What Illini fans saw out of Mike Thorne Jr. on Sunday at the All-In scrimmage was something the program has lacked for quite some time.
But with the 6-foot-11 big man, a post who commands touches in the paint and can finish with a variety of moves is no longer foreign. Thorne dribbled left and spun back for a smooth right hook. He pulled in an offensive board, power dribbled and finished for an and-one. He posted high for a lob feed, caught it and threw it down with a plus-one free throw upcoming.
For most of the Illini faithful in attendance and watching on the online stream, it was their first real look at the fifth-year transfer in orange and blue. Thorne certainly did not disappoint by finishing with 15 points, 15 rebounds and four blocks in 24 minutes of action. Even if all that came in a meaningless scrimmage against backup center Maverick Morgan, Thorne's presence is huge (not just physically) at a crucial time.
Head coach John Groce is adjusting on the fly with the amount of players who will be in street clothes for the season opener. The Illini will need to find points in different ways with two of their top three returning scorers, Kendrick Nunn and Leron Black, set to be sidelined. Obviously, much will be asked of Malcolm Hill to light up the scoreboard, but Thorne's offensive ability will also be key.
Groce and his staff knew what they had with Thorne's back-to-the-basket game this summer, so it was no secret that would be an added aspect of the offense. But after watching on Sunday, there's no question that feeding the post is now a focal point. The Illini are going to let the big man eat, and while Groce hasn't had an offensively inclined post in Champaign until now, he should remember how to utilize bigs of that nature from coaching Greg Oden, Terence Dials and David West.
As for Thorne, he showed he could score at Charlotte by averaging 10.1 points per game. He posted a season-high 23 points with 16 rebounds in a double-overtime win over Penn State last season. Thorne was third on the team in scoring, and yet, he told IlliniInquirer.com on Sunday that he is getting more touches now than ever before.
"This is probably the most I've had the ball in my life, here," Thorne said. "I'm happy about it. You can't complain about that. The coach is trying to get you the ball."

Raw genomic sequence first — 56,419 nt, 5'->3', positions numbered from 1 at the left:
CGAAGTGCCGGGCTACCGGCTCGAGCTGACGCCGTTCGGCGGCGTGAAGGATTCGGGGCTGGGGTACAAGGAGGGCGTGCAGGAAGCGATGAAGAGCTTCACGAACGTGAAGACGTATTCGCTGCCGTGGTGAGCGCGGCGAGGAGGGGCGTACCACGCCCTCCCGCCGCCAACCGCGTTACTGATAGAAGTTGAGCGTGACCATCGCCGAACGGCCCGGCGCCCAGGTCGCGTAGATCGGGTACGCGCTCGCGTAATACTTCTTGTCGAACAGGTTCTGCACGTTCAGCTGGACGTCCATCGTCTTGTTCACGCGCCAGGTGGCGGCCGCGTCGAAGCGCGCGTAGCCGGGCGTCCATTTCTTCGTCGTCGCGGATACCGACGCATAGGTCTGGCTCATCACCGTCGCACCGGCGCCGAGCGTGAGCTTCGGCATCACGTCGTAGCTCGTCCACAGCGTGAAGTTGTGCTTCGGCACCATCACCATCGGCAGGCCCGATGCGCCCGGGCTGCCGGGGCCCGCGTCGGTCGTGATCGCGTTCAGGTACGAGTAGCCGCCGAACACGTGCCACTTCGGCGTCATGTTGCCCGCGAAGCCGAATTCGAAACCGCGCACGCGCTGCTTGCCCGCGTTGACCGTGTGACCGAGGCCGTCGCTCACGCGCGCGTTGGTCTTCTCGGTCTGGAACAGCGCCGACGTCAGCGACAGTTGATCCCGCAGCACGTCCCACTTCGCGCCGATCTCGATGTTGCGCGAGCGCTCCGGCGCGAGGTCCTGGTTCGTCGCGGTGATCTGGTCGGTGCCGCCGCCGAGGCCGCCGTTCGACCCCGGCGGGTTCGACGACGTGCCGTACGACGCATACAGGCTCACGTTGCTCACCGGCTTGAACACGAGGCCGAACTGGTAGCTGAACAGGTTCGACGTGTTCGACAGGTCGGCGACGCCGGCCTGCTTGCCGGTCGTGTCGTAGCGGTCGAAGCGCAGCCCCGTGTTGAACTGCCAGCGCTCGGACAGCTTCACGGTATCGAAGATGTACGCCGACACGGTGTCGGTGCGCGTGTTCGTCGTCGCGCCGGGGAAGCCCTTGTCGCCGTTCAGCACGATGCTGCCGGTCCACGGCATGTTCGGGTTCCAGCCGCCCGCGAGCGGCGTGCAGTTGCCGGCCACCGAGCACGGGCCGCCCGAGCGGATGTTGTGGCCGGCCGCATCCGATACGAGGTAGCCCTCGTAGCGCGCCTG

There's a reason Illinois was able to beat out Kansas for the big fella. He's going to have as much opportunity as he can handle, and it will be important to have him going early on with a tough nonconference slate. But that's not necessarily what made Thorne a must-get for Groce this spring. The Illini had to have him with the down low gauntlet that is shaping up in the Big Ten.
The conference is as strong as it's been top to bottom, and a good amount of that strength is streamlined through the post. Purdue returns starting center A.J. Hammons, who was named Big Ten Defensive Player of the Year last season. Maryland brings back Jake Layman, who is a versatile scorer and the Terps' leading rebounder from last year. Meanwhile, Wisconsin has Nigel Hayes looking to take on a bigger role after two impressive seasons in Madison.
Northwestern is also excited about senior center Alex Olah, who averaged 11.7 points and 6.9 rebounds per game last year. Overall, there is a strong returning group down low despite Frank Kaminsky and Branden Dawson exiting the fray. But the newcomers are the game-changers.
The Big Ten will introduce four McDonald's All-American big guys: Diamond Stone (Maryland), Deyonta Davis (Michigan State), Thomas Bryant (Indiana) and Caleb Swanigan (Purdue). Ohio State also has an impressive freshman center in Daniel Giddens, who was ranked as one of the top 60 players in the 2015 class by Scout.com.
Buckeyes head coach Thad Matta talked about what lies ahead for Giddens and other bigs across the conference.
"It's going to be challenging. You've got a great mix veterans and youth," Matta said. "The low post is going to be a very important part of Big Ten basketball this year across the board."
The hard-hatted Boilermakers look to be best suited for battle with Hammons, Swanigan and 7-foot-2 center Isaac Haas. Head coach Matt Painter gave his thoughts on the landscape.
"When you look across the league, there are great bigs across the board. This is a great league for big guys. It's something we sell in recruiting," Painter said. "We talk about it all the time. Through analytics and other stats, we show how much we like to throw the ball inside. Then we also sell that our league gets big guys. Not only are you getting better every day in practice against our size, but you play against guys like that every night in our conference."
It's a great time for the Illini to have their best low-post scoring threat since Shaun Pruitt. Thorne still needs to prove it on the big stage, and he will be tested especially on the defensive end. But he knew what he was signing up for and he's ready for the challenge.
"I'm excited. I think it will be a lot different from Conference USA, but it's part of the reason I came here," Thorne said. "I want competition and want to show people how good I really am."
One thing is for sure: Thorne isn't going to get pushed around on the low block. He'll make his moves and finish strong through contact. Building up confidence in the nonconference will be crucial, as will the return of Black when the going gets tough.
It's not time to overreact about Thorne's dominance at Ubben, but Illini fans should certainly be excited. There are questions to be answered with conditioning and defense. But this program and fan base deserve some reason for optimism with the first game fast approaching.